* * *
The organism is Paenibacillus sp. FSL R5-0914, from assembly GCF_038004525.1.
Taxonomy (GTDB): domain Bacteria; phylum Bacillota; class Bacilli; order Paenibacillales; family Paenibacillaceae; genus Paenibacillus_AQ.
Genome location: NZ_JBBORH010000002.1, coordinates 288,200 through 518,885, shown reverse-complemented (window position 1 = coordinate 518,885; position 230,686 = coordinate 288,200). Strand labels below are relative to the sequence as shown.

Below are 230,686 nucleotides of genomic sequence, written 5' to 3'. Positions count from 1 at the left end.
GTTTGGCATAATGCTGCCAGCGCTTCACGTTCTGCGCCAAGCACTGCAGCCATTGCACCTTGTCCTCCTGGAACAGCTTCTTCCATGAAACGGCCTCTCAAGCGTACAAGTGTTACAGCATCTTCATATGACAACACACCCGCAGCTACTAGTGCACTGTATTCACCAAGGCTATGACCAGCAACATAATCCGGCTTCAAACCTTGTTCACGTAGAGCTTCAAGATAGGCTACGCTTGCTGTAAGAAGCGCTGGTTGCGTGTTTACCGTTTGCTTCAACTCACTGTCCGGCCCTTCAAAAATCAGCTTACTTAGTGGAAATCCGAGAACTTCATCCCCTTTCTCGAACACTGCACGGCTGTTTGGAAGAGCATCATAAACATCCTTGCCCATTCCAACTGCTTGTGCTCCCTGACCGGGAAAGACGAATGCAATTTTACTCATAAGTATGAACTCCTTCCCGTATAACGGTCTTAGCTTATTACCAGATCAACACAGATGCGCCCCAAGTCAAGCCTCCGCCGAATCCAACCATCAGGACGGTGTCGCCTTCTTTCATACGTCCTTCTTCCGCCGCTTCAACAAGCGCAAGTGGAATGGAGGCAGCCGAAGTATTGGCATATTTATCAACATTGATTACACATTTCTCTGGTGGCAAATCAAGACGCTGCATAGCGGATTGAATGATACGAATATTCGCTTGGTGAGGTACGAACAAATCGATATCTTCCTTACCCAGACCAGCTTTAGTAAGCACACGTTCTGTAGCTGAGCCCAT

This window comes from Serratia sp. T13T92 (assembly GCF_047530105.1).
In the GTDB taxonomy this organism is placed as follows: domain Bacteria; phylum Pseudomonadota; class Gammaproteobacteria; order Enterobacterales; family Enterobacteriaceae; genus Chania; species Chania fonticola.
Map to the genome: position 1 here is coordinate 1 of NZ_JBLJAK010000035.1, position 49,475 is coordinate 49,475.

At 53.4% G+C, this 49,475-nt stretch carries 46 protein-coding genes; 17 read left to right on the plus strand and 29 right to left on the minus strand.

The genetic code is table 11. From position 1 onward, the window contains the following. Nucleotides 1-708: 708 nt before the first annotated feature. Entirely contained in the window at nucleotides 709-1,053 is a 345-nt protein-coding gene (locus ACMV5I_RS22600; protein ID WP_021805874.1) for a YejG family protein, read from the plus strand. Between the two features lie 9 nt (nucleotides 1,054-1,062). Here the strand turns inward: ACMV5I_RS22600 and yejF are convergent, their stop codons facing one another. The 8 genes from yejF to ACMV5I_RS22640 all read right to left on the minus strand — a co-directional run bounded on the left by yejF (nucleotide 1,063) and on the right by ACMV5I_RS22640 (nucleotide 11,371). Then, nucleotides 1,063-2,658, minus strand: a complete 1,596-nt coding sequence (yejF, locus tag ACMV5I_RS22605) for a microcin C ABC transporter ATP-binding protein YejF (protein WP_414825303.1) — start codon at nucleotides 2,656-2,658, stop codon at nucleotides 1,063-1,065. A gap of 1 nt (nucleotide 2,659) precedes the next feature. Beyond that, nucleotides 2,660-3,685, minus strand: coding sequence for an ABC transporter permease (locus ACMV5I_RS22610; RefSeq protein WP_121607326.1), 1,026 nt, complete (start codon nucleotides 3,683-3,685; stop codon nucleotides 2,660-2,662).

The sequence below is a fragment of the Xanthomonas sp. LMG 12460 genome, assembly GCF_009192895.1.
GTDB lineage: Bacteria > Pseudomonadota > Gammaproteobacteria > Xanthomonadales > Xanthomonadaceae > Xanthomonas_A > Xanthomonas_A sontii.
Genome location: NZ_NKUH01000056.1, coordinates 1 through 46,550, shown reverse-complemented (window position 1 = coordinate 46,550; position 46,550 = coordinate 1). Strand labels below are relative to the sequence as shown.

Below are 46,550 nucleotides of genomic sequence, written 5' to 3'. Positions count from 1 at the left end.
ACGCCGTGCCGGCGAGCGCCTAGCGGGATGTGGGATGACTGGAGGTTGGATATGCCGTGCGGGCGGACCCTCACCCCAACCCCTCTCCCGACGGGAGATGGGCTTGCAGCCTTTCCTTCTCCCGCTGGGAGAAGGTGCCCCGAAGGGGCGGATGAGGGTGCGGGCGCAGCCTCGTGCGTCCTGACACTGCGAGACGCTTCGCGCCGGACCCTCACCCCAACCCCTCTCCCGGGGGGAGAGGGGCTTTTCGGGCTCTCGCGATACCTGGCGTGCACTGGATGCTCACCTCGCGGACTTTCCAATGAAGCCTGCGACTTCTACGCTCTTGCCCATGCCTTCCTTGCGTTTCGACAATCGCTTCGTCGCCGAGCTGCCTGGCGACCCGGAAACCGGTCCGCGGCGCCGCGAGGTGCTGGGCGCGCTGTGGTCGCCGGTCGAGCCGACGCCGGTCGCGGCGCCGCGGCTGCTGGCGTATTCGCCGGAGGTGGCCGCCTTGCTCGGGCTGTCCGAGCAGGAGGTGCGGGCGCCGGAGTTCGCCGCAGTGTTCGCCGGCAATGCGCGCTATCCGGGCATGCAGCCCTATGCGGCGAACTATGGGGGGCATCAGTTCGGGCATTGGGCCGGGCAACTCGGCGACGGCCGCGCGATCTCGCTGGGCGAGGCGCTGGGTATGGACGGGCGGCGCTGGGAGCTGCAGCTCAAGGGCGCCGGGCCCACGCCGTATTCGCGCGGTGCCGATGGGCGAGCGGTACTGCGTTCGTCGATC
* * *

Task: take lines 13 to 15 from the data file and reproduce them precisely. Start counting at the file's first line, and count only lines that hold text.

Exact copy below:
Genome location: NZ_NKUH01000056.1, coordinates 1 through 46,550, shown reverse-complemented (window position 1 = coordinate 46,550; position 46,550 = coordinate 1). Strand labels below are relative to the sequence as shown.

Below are 46,550 nucleotides of genomic sequence, written 5' to 3'. Positions count from 1 at the left end.
ACGCCGTGCCGGCGAGCGCCTAGCGGGATGTGGGATGACTGGAGGTTGGATATGCCGTGCGGGCGGACCCTCACCCCAACCCCTCTCCCGACGGGAGATGGGCTTGCAGCCTTTCCTTCTCCCGCTGGGAGAAGGTGCCCCGAAGGGGCGGATGAGGGTGCGGGCGCAGCCTCGTGCGTCCTGACACTGCGAGACGCTTCGCGCCGGACCCTCACCCCAACCCCTCTCCCGGGGGGAGAGGGGCTTTTCGGGCTCTCGCGATACCTGGCGTGCACTGGATGCTCACCTCGCGGACTTTCCAATGAAGCCTGCGACTTCTACGCTCTTGCCCATGCCTTCCTTGCGTTTCGACAATCGCTTCGTCGCCGAGCTGCCTGGCGACCCGGAAACCGGTCCGCGGCGCCGCGAGGTGCTGGGCGCGCTGTGGTCGCCGGTCGAGCCGACGCCGGTCGCGGCGCCGCGGCTGCTGGCGTATTCGCCGGAGGTGGCCGCCTTGCTCGGGCTGTCCGAGCAGGAGGTGCGGGCGCCGGAGTTCGCCGCAGTGTTCGCCGGCAATGCGCGCTATCCGGGCATGCAGCCCTATGCGGCGAACTATGGGGGGCATCAGTTCGGGCATTGGGCCGGGCAACTCGGCGACGGCCGCGCGATCTCGCTGGGCGAGGCGCTGGGTATGGACGGGCGGCGCTGGGAGCTGCAGCTCAAGGGCGCCGGGCCCACGCCGTATTCGCGCGGTGCCGATGGGCGAGCGGTACTGCGTTCGTCGATC